Homeowners often notice large black and yellow bees flying under the eaves of their house. Wood bees, known as carpenter bees (Xylocopa virginica), construct their nests under the wooden eaves of buildings. The bees excavate large tunnels in the wood eaves where they seek shelter, a safe location to lay eggs and a place to raise their young. Many generations of wood bees will often inhabit one tunnel location, burrowing deeper into the wooden surface. The male and female spend the winter months in the tunnels. In the spring, the female lays her eggs in the cavern while the male works to guard the opening to the tunnel system.
Things You'll Need
- Insecticidal wood bee dust that contains at least 5 percent carbaryl
- Cotton balls
- Handheld insecticidal dust puffer applicator
- Protective gloves
- Wood bee insecticide that contains permethrin or cyfluthrin
- Wood putty
Locate the entrance to the wood bee's tunnel system. Look for a tiny hole or opening. During the day, the male wood bee will be active outside the tunnel.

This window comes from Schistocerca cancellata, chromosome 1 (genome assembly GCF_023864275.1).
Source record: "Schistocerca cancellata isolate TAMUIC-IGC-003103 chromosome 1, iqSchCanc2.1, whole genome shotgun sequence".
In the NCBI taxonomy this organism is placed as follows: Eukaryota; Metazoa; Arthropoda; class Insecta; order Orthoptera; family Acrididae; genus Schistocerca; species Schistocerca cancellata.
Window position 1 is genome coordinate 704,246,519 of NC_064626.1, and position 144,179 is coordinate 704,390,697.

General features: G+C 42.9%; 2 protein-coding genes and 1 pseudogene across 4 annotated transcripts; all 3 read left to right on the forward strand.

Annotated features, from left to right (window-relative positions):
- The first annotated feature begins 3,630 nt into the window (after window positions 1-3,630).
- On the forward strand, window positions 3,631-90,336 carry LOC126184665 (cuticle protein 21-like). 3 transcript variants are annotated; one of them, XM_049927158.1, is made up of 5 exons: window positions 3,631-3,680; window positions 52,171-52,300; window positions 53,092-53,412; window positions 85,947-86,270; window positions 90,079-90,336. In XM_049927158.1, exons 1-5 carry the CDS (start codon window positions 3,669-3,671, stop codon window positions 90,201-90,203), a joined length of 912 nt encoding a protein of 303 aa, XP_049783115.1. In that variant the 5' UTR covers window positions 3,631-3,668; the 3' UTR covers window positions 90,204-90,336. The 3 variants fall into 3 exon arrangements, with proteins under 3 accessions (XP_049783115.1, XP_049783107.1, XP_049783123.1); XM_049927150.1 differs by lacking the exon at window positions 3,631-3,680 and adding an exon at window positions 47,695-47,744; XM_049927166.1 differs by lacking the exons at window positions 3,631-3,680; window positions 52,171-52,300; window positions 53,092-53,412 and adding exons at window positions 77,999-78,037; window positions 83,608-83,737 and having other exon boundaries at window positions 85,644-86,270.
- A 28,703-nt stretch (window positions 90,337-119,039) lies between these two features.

Treat the wood bee tunnels in the evening after the sun has set. Both the male and female will be inside the tunnel when it is dark outside so both will be killed with the treatment.
Puff an insecticidal wood bee dust that contains at least 5 percent carbaryl into the wood bee's tunnel entrance hole, according to the University of Kentucky Department of Entomology. Fill the handheld insecticide puffer duster three-quarters of the way full. Insert the nozzle of the handheld puffer into the hole and begin to puff the dust in.
Dip cotton balls into a wood bee insecticide that contains permethrin or cyfluthrin. Thoroughly saturate the cotton ball with the substance.
Stuff the cotton ball into the opening to the wood bee tunnel using a pair of tweezers. Leave the cotton ball in the hole.
Watch the nest closely for any wood bee activity. If no activity is noted, the treatment was successful. If the bees remain active, treat the area again.
Seal the wood bee hole using wood putty when there is no more bee activity. Ongoing generations of wood bees will often move into a treated wood bee hole, so monitor all areas closely.